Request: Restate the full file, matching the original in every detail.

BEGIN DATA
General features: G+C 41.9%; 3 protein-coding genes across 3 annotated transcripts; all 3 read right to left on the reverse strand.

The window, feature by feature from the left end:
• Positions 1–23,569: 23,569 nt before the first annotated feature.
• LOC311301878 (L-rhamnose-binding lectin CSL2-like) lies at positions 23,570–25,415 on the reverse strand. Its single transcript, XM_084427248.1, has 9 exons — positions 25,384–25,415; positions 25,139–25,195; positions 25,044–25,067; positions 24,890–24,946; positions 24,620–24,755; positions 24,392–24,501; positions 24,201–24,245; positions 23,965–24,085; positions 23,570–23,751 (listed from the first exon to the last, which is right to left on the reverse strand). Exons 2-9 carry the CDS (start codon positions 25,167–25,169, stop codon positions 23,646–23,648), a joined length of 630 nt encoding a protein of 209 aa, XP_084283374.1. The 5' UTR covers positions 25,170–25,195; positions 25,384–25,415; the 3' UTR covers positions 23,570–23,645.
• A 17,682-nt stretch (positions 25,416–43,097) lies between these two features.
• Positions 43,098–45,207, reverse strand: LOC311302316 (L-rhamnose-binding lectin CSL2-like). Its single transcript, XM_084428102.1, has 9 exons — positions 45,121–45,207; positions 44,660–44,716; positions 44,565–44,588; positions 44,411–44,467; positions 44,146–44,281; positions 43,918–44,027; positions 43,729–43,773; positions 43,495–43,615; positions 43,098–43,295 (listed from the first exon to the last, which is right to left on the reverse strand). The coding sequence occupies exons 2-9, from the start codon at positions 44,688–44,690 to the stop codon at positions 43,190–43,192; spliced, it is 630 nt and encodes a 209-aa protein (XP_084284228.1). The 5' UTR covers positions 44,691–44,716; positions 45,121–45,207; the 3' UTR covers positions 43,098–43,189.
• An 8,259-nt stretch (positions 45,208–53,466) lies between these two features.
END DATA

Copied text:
General features: G+C 41.9%; 3 protein-coding genes across 3 annotated transcripts; all 3 read right to left on the reverse strand.

The window, feature by feature from the left end:
• Positions 1–23,569: 23,569 nt before the first annotated feature.
• LOC311301878 (L-rhamnose-binding lectin CSL2-like) lies at positions 23,570–25,415 on the reverse strand. Its single transcript, XM_084427248.1, has 9 exons — positions 25,384–25,415; positions 25,139–25,195; positions 25,044–25,067; positions 24,890–24,946; positions 24,620–24,755; positions 24,392–24,501; positions 24,201–24,245; positions 23,965–24,085; positions 23,570–23,751 (listed from the first exon to the last, which is right to left on the reverse strand). Exons 2-9 carry the CDS (start codon positions 25,167–25,169, stop codon positions 23,646–23,648), a joined length of 630 nt encoding a protein of 209 aa, XP_084283374.1. The 5' UTR covers positions 25,170–25,195; positions 25,384–25,415; the 3' UTR covers positions 23,570–23,645.
• A 17,682-nt stretch (positions 25,416–43,097) lies between these two features.
• Positions 43,098–45,207, reverse strand: LOC311302316 (L-rhamnose-binding lectin CSL2-like). Its single transcript, XM_084428102.1, has 9 exons — positions 45,121–45,207; positions 44,660–44,716; positions 44,565–44,588; positions 44,411–44,467; positions 44,146–44,281; positions 43,918–44,027; positions 43,729–43,773; positions 43,495–43,615; positions 43,098–43,295 (listed from the first exon to the last, which is right to left on the reverse strand). The coding sequence occupies exons 2-9, from the start codon at positions 44,688–44,690 to the stop codon at positions 43,190–43,192; spliced, it is 630 nt and encodes a 209-aa protein (XP_084284228.1). The 5' UTR covers positions 44,691–44,716; positions 45,121–45,207; the 3' UTR covers positions 43,098–43,189.
• An 8,259-nt stretch (positions 45,208–53,466) lies between these two features.